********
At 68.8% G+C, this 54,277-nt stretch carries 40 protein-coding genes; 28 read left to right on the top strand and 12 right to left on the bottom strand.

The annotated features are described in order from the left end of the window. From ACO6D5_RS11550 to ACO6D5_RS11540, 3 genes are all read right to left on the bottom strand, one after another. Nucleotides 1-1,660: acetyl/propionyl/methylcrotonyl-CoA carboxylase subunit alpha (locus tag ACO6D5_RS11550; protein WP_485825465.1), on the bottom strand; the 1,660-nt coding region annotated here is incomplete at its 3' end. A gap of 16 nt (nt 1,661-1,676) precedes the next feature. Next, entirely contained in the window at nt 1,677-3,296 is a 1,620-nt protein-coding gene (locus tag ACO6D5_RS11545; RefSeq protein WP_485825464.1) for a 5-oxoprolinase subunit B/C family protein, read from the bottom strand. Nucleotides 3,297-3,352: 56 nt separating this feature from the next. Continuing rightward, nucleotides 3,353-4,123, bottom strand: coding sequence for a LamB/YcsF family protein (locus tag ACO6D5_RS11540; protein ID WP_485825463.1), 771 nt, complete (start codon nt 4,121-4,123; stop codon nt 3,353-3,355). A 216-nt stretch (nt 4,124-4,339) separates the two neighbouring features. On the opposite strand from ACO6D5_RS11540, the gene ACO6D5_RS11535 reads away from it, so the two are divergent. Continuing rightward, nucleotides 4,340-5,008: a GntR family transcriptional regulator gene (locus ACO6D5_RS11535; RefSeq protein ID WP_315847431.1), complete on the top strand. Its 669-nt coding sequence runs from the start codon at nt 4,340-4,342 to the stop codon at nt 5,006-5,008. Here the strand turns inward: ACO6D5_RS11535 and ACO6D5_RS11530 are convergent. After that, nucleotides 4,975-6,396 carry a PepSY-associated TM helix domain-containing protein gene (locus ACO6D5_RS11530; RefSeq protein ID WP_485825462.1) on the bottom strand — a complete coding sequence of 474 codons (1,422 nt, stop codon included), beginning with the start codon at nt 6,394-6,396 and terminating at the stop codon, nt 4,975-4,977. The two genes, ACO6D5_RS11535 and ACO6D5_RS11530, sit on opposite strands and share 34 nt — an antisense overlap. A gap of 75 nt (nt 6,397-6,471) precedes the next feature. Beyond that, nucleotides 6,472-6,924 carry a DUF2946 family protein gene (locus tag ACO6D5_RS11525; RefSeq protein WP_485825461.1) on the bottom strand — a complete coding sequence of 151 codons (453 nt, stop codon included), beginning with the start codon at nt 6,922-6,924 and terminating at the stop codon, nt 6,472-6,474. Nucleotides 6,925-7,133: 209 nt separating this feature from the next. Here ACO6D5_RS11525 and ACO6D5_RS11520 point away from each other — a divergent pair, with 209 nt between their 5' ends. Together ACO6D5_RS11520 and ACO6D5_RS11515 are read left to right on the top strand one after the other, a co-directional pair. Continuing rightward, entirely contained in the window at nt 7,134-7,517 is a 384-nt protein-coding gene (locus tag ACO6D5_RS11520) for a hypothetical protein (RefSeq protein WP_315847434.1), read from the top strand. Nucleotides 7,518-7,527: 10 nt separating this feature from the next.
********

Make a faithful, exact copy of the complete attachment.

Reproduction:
At 68.8% G+C, this 54,277-nt stretch carries 40 protein-coding genes; 28 read left to right on the top strand and 12 right to left on the bottom strand.

The annotated features are described in order from the left end of the window. From ACO6D5_RS11550 to ACO6D5_RS11540, 3 genes are all read right to left on the bottom strand, one after another. Nucleotides 1-1,660: acetyl/propionyl/methylcrotonyl-CoA carboxylase subunit alpha (locus tag ACO6D5_RS11550; protein WP_485825465.1), on the bottom strand; the 1,660-nt coding region annotated here is incomplete at its 3' end. A gap of 16 nt (nt 1,661-1,676) precedes the next feature. Next, entirely contained in the window at nt 1,677-3,296 is a 1,620-nt protein-coding gene (locus tag ACO6D5_RS11545; RefSeq protein WP_485825464.1) for a 5-oxoprolinase subunit B/C family protein, read from the bottom strand. Nucleotides 3,297-3,352: 56 nt separating this feature from the next. Continuing rightward, nucleotides 3,353-4,123, bottom strand: coding sequence for a LamB/YcsF family protein (locus tag ACO6D5_RS11540; protein ID WP_485825463.1), 771 nt, complete (start codon nt 4,121-4,123; stop codon nt 3,353-3,355). A 216-nt stretch (nt 4,124-4,339) separates the two neighbouring features. On the opposite strand from ACO6D5_RS11540, the gene ACO6D5_RS11535 reads away from it, so the two are divergent. Continuing rightward, nucleotides 4,340-5,008: a GntR family transcriptional regulator gene (locus ACO6D5_RS11535; RefSeq protein ID WP_315847431.1), complete on the top strand. Its 669-nt coding sequence runs from the start codon at nt 4,340-4,342 to the stop codon at nt 5,006-5,008. Here the strand turns inward: ACO6D5_RS11535 and ACO6D5_RS11530 are convergent. After that, nucleotides 4,975-6,396 carry a PepSY-associated TM helix domain-containing protein gene (locus ACO6D5_RS11530; RefSeq protein ID WP_485825462.1) on the bottom strand — a complete coding sequence of 474 codons (1,422 nt, stop codon included), beginning with the start codon at nt 6,394-6,396 and terminating at the stop codon, nt 4,975-4,977. The two genes, ACO6D5_RS11535 and ACO6D5_RS11530, sit on opposite strands and share 34 nt — an antisense overlap. A gap of 75 nt (nt 6,397-6,471) precedes the next feature. Beyond that, nucleotides 6,472-6,924 carry a DUF2946 family protein gene (locus tag ACO6D5_RS11525; RefSeq protein WP_485825461.1) on the bottom strand — a complete coding sequence of 151 codons (453 nt, stop codon included), beginning with the start codon at nt 6,922-6,924 and terminating at the stop codon, nt 6,472-6,474. Nucleotides 6,925-7,133: 209 nt separating this feature from the next. Here ACO6D5_RS11525 and ACO6D5_RS11520 point away from each other — a divergent pair, with 209 nt between their 5' ends. Together ACO6D5_RS11520 and ACO6D5_RS11515 are read left to right on the top strand one after the other, a co-directional pair. Continuing rightward, entirely contained in the window at nt 7,134-7,517 is a 384-nt protein-coding gene (locus tag ACO6D5_RS11520) for a hypothetical protein (RefSeq protein WP_315847434.1), read from the top strand. Nucleotides 7,518-7,527: 10 nt separating this feature from the next.